Out & About …

… on the North York Moors, or wherever I happen to be.

Month: April 2015

  • Yellow is the color of my true love’s hair …

    Yellow is the color of my true love’s hair …

    … so sang Donovan way back in 1965 when fields of yellow rapeseed was almost unheard of in the UK. In 2012 the UK produced 2.6m tonnes of the seeds; worldwide production has increased over 12 fold in the same period. Its seeds are used extensively in animal feed, vegetable oil and bio-diesel. I wonder…

  • Lamers Hill

    Lamers Hill

    Looking back¬†on the climb up to Capt. Cook’s Monument on Easby Moor. On the left is the village of Great Ayton¬†and further away the wind turbines between Seamer and Hilton. The bush with the white flowers is Blackthorn¬†which fruit¬†is used in Sloe Gin. Blackthorn flowers appear before the leaves. The leaves of the Hawthorn on…

  • Girsby Bridge

    Girsby Bridge

    Out¬†with the local running club. Usually full use is made of the moors but tonight headed for the Tees valley. The River Tees was crossed over this bridge at Girsby. The bridge is cast iron trestle construction with wrought iron girders. A simple stone is inscribed: “Bridle Bridge | Erected by Theophania Blackett 1870 |…

  • Grimy Gutter Hags

    Grimy Gutter Hags

    Grimy Gutter Hags; what a fascinating name. On the slope of Little Shunner Fell, an outlier of its bigger brother Great Shunner Fell in the Yorkshire Dales. A hag is the northern name for an exposed, eroded face of peat, too steep for the heather to grow and which¬†is¬†further eroded by wind, sheltering sheep¬†or¬†water dripping…

  • Waterfalls, Hoods Bottom Beck

    Waterfalls, Hoods Bottom Beck

    Sunday: my Duke of Edinburgh group had planned to walk from Muker to Keld taking in some of the dales and moors north west of Keld. I was looking forward to it. It’s an area I don’t know. Perhaps because there are no Public Rights of Way through them, or perhaps because they are at…

  • Gunnerside

    Gunnerside

    A lovely village in Swaledale, locating at the foot of Gunnerside Ghyll, a site of extensive lead mining activities in the 19c century. The village developed during this period to house the mining families. Low cloud, showers with a touch of sleet. Otherwise a good day out following a Duke of Edinburgh group.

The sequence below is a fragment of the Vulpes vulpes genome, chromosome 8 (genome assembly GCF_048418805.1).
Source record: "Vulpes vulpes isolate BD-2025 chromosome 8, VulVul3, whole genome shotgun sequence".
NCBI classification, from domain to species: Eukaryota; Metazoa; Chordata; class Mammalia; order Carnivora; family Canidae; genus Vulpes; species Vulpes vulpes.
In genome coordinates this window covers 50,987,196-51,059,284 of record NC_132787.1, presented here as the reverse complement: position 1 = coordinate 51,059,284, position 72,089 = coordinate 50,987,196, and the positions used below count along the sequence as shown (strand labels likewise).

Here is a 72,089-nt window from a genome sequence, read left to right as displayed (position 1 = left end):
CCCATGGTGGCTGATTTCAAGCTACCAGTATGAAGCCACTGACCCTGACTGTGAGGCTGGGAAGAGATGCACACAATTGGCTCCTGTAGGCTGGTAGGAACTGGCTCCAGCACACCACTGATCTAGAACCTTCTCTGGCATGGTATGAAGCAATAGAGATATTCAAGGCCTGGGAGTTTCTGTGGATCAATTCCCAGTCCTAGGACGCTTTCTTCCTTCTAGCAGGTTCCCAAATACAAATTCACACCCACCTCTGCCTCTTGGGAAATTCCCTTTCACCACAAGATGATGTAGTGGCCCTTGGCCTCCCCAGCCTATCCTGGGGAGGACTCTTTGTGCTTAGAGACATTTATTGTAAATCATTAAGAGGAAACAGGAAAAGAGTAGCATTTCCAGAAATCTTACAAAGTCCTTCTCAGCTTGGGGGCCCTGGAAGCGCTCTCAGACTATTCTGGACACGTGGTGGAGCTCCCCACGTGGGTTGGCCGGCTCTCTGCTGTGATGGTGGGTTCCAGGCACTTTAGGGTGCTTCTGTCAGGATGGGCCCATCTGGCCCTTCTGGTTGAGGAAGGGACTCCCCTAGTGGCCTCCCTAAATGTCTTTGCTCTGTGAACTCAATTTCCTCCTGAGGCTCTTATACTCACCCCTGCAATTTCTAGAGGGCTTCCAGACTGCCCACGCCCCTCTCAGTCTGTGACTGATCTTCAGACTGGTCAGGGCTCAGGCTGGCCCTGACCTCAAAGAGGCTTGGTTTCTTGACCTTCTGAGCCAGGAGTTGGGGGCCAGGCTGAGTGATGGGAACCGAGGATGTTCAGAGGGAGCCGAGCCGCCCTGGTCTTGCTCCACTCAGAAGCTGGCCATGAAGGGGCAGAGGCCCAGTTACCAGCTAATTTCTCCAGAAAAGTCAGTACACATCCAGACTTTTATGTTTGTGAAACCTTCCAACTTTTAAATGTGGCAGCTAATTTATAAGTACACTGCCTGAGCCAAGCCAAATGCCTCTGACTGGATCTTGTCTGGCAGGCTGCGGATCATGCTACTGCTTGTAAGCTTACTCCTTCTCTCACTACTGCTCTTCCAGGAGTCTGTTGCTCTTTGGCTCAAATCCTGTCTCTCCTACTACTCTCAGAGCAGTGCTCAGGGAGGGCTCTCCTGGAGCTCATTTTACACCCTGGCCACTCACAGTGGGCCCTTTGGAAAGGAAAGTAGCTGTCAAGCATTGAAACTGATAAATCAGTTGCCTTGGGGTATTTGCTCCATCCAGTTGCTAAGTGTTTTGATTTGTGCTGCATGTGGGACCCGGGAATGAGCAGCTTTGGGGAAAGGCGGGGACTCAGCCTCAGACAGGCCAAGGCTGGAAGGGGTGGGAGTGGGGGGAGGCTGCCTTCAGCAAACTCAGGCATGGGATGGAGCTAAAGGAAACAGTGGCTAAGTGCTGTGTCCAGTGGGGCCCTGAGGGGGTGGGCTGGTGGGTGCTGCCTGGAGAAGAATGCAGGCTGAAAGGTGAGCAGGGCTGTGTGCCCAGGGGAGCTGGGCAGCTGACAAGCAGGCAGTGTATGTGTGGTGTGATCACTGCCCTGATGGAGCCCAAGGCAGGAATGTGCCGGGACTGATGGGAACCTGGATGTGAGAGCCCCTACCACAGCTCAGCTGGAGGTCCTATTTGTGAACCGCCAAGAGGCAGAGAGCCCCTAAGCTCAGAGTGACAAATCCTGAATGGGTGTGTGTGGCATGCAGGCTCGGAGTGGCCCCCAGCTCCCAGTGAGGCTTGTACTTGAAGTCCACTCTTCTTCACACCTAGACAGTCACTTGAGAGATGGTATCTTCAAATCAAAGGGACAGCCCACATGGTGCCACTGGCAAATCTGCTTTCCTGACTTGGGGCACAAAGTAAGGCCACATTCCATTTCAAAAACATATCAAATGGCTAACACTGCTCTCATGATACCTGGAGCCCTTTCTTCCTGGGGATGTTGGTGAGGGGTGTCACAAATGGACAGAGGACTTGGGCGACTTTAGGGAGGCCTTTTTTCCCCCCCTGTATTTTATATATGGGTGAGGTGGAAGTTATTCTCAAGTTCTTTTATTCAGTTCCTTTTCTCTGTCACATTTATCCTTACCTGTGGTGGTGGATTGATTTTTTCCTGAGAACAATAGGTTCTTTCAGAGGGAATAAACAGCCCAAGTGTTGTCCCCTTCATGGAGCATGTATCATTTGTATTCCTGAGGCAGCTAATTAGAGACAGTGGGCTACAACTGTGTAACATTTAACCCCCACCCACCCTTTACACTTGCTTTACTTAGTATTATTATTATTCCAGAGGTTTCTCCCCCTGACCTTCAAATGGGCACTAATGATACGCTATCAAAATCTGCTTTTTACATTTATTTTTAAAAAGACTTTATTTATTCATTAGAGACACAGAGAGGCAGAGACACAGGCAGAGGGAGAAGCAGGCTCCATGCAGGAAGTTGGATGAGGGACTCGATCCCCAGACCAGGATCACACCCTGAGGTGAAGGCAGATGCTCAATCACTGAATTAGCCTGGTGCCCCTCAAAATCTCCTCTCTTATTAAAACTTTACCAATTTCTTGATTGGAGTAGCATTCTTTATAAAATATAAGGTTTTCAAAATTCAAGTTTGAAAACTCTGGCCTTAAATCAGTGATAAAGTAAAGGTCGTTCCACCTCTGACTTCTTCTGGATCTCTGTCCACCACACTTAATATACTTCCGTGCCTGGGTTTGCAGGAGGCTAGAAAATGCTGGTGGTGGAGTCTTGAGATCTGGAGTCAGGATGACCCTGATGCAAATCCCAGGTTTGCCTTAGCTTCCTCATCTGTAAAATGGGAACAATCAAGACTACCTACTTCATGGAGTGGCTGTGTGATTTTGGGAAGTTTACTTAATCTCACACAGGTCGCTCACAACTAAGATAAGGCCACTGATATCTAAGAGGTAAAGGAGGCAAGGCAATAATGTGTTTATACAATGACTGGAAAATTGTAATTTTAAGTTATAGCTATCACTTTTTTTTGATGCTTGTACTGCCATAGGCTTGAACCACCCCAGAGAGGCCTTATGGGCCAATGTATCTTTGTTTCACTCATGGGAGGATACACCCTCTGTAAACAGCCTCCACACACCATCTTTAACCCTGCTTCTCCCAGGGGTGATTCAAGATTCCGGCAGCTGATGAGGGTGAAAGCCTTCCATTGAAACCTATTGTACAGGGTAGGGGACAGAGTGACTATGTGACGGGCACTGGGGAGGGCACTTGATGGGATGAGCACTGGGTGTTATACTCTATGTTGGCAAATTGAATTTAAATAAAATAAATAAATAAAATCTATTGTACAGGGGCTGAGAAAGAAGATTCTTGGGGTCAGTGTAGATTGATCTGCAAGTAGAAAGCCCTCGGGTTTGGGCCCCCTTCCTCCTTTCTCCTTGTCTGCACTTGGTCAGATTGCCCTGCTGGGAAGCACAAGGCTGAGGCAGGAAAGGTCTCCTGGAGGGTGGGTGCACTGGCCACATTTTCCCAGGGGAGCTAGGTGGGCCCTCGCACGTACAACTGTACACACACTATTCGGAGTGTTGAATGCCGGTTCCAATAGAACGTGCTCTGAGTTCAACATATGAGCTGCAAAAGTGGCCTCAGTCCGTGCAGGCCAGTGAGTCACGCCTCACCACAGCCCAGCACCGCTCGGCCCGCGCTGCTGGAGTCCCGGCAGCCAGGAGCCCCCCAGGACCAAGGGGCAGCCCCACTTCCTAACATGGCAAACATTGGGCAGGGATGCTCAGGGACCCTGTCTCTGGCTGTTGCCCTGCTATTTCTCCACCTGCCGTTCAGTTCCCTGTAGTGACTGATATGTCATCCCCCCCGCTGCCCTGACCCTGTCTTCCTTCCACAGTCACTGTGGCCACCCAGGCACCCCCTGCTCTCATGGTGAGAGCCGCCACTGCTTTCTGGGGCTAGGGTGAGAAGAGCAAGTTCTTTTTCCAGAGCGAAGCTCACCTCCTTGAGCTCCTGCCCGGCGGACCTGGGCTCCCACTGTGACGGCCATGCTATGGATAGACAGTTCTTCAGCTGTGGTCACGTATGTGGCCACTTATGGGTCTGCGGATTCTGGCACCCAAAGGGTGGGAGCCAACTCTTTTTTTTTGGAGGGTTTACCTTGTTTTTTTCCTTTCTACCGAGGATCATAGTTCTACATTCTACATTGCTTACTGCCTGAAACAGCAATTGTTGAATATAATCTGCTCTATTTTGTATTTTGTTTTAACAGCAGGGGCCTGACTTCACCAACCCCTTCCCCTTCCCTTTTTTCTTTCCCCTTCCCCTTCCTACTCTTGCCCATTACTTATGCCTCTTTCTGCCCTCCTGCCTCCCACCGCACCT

• Apedale Beck

    Apedale Beck

    In Swaledale for a few days. Vodaphone has not managed to get here yet so postings may be delayed a bit. This is Apedale on the wide open moors between Reeth and Leyburn.

  • Alum Clamp, Ayton Bank

    Alum Clamp, Ayton Bank

    The small knoll in the photo¬†is an alum clamp, a relic of an¬†18c chemical¬†industry to produce alum. Alum had many¬†uses: medicinal, in tanning to make leather supple and durable, as a mordant in¬†dyeing cloth. It does occur naturally and is known to have been¬†used by the Greeks but¬†on Ayton Bank and in other parts of…

  • Black Bank

    Black Bank

    Recent felling of the plantation on Black Bank on the escarpment¬†of Newton Moor has opened up a completely new prospect of Roseberry Topping. Revealed by the felling were a few¬†interesting looking crags, so I battled through the debris resembling the Tunguska event for a nose around. The crags are nothing to shout about. The foresters…

  • Tidkinhow Slack

    Tidkinhow Slack

    Late evening walk across Guisborough Moor. The view is NNE across the small stream known as¬†Tidkinhow Slack to Boosbeck, Brotton and the North Sea beyond. Tidkinhow Farm, located on the rise across the field, is almost at the same height above sea level as¬†from where I was standing. It must be quite exposed yet I…